Publish Date: Jul 16, 2014
Many Australian visas are based on family relationships. Family stream migration, where visas are granted on the basis that the applicant is a partner, child or parent of the sponsor, make up a large percentage of Australian immigration approvals every year.
The Department of Immigration and Border Protection set the 2014-15 migration planning level at 190,000 places. Family stream migration has been allocated nearly a third of these visas (32 per cent) - this is equal to a total of 60,885 visas.
There were 60,885 family stream migration visas granted in the 2013-14 period. The breakdown was 47,525 partner visas, 8,925 parent visas, 3,850 child visas, and 585 other family visas.
The Department of Immigration and Border Protection recently repealed a number of visas subclasses, with no new applications accepted from June 2 2014. These include:
Other Family visas were repealed as of June 2 2014, specifically:
It is important to understand who is eligible for family stream migrant visas and what your expectations as a sponsor may be.
Applying for a partner visa
There are two categories for partner visas: partner visa and prospective marriage visa. An Australian partner can apply for a partner visa for an applicant who is their spouse or de facto partner. The prospective marriage visa is available to individuals who plan to marry their sponsor after travelling to Australia. There are a number of conditions that a prospective marriage applicant must meet, including being aged at least 18 years, and being able to enter into a marriage that is valid in Australia.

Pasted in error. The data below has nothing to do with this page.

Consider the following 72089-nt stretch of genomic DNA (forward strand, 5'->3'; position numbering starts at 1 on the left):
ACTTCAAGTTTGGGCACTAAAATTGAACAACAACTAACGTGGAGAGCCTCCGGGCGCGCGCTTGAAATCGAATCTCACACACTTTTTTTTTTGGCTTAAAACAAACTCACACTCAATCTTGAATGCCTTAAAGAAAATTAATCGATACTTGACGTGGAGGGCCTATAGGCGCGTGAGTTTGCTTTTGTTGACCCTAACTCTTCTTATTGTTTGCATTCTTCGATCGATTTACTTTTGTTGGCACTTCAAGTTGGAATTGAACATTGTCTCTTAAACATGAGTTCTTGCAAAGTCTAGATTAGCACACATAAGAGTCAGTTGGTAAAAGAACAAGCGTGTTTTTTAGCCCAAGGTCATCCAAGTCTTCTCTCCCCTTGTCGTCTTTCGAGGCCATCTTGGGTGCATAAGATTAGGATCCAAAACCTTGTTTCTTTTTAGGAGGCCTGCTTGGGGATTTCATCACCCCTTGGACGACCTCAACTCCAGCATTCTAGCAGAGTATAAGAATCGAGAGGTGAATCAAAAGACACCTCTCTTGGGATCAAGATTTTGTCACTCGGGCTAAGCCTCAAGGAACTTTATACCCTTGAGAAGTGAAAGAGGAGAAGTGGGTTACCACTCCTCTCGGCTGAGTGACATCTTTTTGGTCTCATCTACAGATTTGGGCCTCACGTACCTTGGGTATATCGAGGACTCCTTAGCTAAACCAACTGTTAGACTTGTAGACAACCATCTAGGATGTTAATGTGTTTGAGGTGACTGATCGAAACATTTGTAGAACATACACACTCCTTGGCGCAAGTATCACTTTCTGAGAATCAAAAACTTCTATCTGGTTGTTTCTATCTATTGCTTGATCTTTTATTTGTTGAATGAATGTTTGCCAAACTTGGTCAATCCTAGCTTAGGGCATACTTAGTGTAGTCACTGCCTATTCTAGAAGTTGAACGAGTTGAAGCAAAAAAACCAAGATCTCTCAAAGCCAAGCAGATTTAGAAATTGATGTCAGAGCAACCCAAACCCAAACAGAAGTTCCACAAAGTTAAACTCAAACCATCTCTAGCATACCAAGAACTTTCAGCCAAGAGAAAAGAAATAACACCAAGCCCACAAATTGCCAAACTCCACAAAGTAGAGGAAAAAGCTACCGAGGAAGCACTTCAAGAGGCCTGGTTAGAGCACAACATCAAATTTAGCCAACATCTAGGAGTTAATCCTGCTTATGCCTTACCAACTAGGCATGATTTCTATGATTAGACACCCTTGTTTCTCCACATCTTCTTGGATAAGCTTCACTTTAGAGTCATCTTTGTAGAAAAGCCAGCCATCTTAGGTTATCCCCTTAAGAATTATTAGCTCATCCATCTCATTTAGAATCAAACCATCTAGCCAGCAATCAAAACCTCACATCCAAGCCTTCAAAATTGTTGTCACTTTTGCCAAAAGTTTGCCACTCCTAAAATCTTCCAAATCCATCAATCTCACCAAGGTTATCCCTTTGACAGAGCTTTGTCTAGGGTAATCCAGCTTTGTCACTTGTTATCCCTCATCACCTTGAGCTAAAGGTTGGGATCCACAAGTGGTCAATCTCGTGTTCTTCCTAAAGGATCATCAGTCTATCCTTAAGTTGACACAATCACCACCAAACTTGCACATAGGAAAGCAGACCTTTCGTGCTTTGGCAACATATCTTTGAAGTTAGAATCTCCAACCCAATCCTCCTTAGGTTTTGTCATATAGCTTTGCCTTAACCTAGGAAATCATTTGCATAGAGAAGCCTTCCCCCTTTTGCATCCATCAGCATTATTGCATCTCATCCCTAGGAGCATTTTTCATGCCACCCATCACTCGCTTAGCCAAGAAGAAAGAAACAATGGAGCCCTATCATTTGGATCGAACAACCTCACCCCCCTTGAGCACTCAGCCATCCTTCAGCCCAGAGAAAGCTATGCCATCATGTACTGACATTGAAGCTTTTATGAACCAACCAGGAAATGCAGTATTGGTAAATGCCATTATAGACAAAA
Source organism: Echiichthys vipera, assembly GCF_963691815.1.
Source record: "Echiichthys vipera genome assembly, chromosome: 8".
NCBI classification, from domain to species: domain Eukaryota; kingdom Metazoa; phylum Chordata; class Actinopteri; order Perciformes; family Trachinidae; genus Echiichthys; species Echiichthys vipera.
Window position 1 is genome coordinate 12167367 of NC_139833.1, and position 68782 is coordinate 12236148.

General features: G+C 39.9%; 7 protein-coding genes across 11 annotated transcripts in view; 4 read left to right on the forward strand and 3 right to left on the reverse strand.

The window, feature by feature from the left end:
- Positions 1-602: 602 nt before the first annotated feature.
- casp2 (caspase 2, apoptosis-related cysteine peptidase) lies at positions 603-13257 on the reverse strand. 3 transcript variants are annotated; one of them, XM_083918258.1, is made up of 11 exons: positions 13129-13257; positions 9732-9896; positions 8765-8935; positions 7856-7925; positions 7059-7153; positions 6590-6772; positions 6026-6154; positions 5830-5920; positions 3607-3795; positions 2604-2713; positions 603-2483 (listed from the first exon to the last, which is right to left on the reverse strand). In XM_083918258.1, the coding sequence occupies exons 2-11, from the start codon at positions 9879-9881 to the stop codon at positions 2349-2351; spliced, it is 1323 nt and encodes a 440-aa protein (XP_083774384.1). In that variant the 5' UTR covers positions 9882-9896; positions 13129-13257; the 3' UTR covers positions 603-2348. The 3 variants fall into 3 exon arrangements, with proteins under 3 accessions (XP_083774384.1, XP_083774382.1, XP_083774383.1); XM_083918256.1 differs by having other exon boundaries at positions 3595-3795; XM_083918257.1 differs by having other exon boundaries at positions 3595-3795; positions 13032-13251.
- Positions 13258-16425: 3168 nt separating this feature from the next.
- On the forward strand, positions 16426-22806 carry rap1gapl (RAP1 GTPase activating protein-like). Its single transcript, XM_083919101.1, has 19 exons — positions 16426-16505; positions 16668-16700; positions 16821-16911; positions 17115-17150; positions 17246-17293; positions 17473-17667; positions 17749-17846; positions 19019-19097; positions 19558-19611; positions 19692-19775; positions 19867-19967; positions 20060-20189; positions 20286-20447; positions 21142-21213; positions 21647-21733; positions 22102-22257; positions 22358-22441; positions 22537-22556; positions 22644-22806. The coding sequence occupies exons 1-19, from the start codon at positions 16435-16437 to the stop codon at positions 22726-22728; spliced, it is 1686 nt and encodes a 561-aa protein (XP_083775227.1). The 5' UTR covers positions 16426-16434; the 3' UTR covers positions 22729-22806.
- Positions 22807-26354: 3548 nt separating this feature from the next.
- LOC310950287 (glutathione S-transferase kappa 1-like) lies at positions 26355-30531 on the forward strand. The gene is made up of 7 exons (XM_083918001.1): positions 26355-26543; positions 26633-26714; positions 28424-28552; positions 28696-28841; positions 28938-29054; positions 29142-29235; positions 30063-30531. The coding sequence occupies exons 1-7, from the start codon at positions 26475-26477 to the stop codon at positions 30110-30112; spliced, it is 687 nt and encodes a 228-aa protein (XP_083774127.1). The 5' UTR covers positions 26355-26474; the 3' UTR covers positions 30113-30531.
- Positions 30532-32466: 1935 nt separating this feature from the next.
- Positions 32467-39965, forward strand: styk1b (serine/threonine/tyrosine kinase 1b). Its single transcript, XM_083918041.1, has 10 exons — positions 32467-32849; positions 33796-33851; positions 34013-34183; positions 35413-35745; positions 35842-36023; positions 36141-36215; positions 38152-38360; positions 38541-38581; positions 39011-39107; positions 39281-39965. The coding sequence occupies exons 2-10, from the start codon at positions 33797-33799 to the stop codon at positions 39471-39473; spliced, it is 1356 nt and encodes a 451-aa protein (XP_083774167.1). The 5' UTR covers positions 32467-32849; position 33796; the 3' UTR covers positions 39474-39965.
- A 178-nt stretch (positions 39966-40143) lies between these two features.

Applying for a child visa
If the child is in Australia there are three types of visa a parent, step parent or legal guardian can apply for on behalf of the child. The visas grant either permanent or temporary residency for the child depending on the visa type.
If the child is outside Australia there are four child visa options that grant either permanent or temporary residency for the child.
Applying for a parent visa
An Australian sponsor's parents may be eligible for a permanent contributory parent visa - either a parent visa (subclass 143) if they are located outside Australia, or an aged parent visa (subclass 864) if they are located in Australia. These visas carry higher application charges than the now-repealed subclass 103 and subclass 804 visas, as well as assurance of a support bond.
A sponsor can be an Australian citizen, Australian permanent resident or eligible New Zealand citizen. Generally, a sponsor must be at least 18 years old.
Skilled stream migrants do not need to need to take tests for their skills or language ability. However, they must fulfill health and character requirements.
If you are interested in family stream migration and would like to learn more contact an immigration lawyer to discuss your case.